The Big Sleep: Movie vs. Novel
Film and literature are two media forms that are so closely related, that we often forget there is a distinction between them. We often just view the movie as an extension of the book because most movies are based on novels or short stories. Because we are accustomed to this sequence of production, first the novel, then the motion picture, we often find ourselves making value judgments about a movie, based upon our feelings on the novel. It is this overlapping of the creative processes that prevents us from seeing movies as distinct and separate art forms from the novels they are based on.
I enjoyed The Big Sleep by Howard Hawks, but can still recognize and appreciate the differences between it and Chandler's masterful novel. It is an objective appreciation of the two works which forms the foundation a good paper. One must look at the book as a distinct unit, look at the film as a distinct unit, and then (and only then) use one to compare/contrast the other in a critique. The film, after all, is not an extension of the novel&endash;as some would like to argue&endash;but an independent entity that can be constructed however the artist (Hawks in this case) wants. The novel is the inspiration; the film, the work itself.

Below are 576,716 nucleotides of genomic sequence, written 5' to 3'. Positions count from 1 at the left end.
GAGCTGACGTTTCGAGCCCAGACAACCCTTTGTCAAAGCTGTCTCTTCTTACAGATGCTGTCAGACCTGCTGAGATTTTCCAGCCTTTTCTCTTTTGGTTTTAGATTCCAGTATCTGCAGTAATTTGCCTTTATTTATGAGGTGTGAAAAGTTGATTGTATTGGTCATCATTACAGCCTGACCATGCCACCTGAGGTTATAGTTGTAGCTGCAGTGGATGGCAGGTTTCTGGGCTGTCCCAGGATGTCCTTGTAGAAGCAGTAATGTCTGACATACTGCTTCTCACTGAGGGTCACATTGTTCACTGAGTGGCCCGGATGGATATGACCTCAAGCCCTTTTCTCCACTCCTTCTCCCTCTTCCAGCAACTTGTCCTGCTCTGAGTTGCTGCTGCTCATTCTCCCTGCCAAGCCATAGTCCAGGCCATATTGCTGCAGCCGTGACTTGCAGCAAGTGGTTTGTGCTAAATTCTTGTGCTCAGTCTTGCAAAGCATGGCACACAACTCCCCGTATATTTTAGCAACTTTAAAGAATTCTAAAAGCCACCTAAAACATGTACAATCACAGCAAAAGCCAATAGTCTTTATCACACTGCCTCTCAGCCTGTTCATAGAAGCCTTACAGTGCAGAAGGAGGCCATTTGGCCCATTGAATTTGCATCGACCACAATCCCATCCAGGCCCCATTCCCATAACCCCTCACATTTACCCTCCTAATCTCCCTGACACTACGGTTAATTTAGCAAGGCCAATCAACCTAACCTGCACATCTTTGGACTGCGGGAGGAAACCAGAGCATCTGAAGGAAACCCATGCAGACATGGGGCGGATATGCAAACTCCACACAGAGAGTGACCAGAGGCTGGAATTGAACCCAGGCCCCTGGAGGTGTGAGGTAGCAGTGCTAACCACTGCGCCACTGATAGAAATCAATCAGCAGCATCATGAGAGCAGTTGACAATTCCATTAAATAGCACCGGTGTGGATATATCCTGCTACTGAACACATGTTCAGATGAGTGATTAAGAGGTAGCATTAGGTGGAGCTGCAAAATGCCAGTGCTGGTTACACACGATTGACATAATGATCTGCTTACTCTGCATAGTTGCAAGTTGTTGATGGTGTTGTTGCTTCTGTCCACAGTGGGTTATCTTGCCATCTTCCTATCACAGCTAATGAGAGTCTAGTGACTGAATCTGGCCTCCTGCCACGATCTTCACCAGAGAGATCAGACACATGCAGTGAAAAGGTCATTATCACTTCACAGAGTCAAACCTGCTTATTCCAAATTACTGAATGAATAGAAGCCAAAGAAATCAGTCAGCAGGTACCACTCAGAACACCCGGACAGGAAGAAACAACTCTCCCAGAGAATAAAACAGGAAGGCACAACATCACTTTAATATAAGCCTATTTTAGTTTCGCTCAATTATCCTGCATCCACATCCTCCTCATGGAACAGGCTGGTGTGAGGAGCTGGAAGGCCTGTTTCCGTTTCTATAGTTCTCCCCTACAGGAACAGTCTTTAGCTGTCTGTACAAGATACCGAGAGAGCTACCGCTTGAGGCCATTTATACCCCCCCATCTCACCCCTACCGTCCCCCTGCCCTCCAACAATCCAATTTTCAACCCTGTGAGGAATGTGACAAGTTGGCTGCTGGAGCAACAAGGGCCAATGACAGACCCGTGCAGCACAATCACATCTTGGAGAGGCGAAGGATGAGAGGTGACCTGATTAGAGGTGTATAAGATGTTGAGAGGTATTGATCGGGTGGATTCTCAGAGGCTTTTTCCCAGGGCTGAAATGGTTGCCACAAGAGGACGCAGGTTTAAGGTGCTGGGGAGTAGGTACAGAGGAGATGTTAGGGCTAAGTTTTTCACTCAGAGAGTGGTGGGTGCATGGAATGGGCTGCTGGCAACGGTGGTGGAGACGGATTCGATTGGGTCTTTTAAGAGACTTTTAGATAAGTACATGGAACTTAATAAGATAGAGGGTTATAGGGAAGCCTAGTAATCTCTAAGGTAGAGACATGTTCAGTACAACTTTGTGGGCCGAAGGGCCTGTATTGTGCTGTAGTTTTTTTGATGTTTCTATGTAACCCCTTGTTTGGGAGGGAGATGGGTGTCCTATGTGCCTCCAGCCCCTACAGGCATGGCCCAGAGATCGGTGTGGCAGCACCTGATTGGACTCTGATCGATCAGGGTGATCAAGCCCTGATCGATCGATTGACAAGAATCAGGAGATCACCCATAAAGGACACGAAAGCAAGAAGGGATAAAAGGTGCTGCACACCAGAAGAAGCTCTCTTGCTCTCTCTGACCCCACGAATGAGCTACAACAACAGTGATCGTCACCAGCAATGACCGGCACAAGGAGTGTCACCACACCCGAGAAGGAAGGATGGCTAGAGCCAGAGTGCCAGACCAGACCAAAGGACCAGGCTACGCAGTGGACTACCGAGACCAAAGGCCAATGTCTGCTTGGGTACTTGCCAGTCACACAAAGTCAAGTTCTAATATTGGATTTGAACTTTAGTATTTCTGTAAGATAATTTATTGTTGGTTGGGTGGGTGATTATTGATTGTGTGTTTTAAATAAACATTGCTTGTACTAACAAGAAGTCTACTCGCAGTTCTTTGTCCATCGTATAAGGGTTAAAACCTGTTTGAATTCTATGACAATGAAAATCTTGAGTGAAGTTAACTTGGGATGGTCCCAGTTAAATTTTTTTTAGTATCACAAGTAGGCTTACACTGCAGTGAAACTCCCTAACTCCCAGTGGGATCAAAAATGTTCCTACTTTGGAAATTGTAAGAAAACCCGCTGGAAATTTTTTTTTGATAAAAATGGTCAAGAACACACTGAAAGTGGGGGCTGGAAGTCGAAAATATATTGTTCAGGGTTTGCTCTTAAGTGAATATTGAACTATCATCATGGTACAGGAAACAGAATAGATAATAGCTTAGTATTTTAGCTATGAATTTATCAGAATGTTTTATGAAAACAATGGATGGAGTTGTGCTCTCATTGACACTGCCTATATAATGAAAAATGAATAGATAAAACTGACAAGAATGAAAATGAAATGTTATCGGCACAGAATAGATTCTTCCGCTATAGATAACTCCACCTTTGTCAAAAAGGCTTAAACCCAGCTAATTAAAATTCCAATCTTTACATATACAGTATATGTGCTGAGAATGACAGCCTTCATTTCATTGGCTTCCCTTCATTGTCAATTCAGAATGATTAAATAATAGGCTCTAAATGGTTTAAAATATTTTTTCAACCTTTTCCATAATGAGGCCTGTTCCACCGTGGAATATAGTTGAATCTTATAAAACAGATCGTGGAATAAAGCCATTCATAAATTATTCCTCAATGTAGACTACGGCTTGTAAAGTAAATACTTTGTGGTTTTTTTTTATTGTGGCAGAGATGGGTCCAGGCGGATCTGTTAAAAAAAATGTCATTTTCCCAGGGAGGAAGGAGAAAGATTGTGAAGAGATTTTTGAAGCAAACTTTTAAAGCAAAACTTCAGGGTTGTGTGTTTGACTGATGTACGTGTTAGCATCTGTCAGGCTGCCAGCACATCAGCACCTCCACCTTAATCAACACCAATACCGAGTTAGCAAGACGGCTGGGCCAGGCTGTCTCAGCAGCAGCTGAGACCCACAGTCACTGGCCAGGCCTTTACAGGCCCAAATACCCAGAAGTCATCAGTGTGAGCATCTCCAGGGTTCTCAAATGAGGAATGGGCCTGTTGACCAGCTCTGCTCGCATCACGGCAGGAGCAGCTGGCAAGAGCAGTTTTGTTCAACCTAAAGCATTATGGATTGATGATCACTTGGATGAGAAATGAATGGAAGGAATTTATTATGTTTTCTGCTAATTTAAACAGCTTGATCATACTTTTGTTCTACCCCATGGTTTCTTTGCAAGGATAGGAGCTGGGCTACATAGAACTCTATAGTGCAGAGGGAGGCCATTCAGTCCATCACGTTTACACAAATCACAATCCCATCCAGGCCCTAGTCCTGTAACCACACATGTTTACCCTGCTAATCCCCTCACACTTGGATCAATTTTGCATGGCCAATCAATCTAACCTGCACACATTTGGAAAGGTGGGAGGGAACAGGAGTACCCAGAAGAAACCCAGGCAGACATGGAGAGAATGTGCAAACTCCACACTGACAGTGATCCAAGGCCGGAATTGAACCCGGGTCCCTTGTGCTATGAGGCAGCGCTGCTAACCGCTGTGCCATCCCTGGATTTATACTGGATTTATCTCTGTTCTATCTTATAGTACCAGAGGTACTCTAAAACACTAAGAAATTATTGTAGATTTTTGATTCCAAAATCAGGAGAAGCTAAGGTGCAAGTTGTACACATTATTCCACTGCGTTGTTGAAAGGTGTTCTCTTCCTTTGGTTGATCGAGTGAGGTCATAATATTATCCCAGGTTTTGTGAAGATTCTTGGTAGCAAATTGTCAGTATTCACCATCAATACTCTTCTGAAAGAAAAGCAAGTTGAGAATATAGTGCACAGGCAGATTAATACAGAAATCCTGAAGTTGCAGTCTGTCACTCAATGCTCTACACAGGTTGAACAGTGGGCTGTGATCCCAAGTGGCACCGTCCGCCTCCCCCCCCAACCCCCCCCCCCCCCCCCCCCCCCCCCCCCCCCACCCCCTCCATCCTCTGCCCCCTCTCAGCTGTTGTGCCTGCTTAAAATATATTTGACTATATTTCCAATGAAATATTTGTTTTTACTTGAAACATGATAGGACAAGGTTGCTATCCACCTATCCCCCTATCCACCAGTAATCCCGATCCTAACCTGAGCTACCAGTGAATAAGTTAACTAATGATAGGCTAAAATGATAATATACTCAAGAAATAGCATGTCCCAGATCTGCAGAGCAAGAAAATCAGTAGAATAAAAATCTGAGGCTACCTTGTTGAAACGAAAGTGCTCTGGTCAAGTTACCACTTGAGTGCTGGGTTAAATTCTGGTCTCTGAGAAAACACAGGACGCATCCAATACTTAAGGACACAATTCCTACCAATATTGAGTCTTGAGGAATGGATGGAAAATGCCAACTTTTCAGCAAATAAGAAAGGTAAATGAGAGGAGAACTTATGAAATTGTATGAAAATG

Howard Hawks chose to film The Big Sleep in the genre of film noir; this seemed like the obvious choice for a hardboiled detective novel. Film noir is the "'dark film,' a term applied by French critics to [the] type of American film, usually in the detective of thriller genre, with low-key lighting and a somber mood" (Bordwell 479). By using this genre of filmmaking, Hawks had an effective vehicle with which to retain the tone of Chandler's novel.
An artist though, can choose to preserve as much of the inspiring factor as he desires in the piece, or only use it as a springboard for greater achievements. The tone in the book was cleverly created by Chandler's fast-paced lines; the flick was equally clever with the new dialogue for added scenes. Bogart might not meet the expectations of your mental image of Marlowe, but no one should be expected to recreate someone else's imagination in a piece of reality. Expecting an artist to do so is ignorant. The Bacall/Bogart connection, and the way the novel was altered to fit them, gave the movie a sense of individuality, and a signature of its own merit. The movie was well made, as the book was well written: both are sufficient to stand and to be appreciated alone.
When making a distinction between movie and novel, it is not acceptable, in my opinion to talk about the differences between the two versions in terms of "better" or "worse." You may like how the artist creates a scene in the movie or how another artist plays with the same scene in the novel, but these are subjective preferences; neither speak to the quality of the work. You cannot critically compare different...